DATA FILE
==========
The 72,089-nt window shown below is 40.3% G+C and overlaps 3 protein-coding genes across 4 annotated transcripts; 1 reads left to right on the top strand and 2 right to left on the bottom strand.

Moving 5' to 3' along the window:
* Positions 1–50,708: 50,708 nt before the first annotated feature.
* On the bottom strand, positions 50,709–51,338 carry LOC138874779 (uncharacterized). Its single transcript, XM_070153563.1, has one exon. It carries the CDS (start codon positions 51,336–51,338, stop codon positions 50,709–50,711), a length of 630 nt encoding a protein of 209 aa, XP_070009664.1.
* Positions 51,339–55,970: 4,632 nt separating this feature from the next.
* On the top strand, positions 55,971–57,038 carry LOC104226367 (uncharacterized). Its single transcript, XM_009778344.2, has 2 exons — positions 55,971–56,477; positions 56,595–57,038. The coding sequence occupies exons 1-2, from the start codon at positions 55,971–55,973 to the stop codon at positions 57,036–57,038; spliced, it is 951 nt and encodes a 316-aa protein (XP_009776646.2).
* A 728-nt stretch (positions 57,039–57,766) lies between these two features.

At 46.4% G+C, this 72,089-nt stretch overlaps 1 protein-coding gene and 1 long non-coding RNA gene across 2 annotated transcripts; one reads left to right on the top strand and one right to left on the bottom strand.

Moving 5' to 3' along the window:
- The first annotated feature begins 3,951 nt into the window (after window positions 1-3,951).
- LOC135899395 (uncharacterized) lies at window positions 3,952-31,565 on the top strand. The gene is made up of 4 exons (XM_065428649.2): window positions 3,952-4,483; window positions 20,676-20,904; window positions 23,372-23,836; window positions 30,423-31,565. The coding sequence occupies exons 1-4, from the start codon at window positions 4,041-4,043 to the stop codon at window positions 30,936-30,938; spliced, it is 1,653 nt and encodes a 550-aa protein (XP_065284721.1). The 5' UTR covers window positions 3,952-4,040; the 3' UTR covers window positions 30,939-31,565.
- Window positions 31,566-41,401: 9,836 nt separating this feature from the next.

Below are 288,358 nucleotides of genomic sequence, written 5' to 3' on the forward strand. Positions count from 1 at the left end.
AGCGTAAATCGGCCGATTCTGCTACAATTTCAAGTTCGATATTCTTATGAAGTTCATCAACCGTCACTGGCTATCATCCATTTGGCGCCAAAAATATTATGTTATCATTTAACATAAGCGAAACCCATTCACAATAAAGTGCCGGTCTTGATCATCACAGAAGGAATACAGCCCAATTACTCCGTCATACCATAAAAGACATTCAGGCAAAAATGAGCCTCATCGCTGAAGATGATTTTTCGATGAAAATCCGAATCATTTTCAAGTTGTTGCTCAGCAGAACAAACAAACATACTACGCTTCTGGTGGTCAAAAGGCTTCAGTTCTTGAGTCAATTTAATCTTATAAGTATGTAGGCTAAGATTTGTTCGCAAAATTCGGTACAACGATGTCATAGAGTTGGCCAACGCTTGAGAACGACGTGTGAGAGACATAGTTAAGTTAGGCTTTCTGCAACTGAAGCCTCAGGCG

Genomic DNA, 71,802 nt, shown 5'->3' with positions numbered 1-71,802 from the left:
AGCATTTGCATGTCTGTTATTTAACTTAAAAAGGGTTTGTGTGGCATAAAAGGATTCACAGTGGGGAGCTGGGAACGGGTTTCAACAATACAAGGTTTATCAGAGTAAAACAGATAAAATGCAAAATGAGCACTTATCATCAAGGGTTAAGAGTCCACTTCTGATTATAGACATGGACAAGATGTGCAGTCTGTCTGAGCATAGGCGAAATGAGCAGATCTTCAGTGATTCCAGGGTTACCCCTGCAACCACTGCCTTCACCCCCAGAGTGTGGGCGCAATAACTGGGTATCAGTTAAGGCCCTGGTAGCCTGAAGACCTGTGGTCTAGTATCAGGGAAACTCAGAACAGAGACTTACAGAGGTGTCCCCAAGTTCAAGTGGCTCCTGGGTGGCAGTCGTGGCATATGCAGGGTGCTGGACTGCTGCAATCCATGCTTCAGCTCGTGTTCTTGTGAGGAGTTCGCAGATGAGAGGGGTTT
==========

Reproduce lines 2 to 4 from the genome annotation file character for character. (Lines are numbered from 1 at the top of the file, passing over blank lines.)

Moving 5' to 3' along the window:
* Positions 1–50,708: 50,708 nt before the first annotated feature.
* On the bottom strand, positions 50,709–51,338 carry LOC138874779 (uncharacterized). Its single transcript, XM_070153563.1, has one exon. It carries the CDS (start codon positions 51,336–51,338, stop codon positions 50,709–50,711), a length of 630 nt encoding a protein of 209 aa, XP_070009664.1.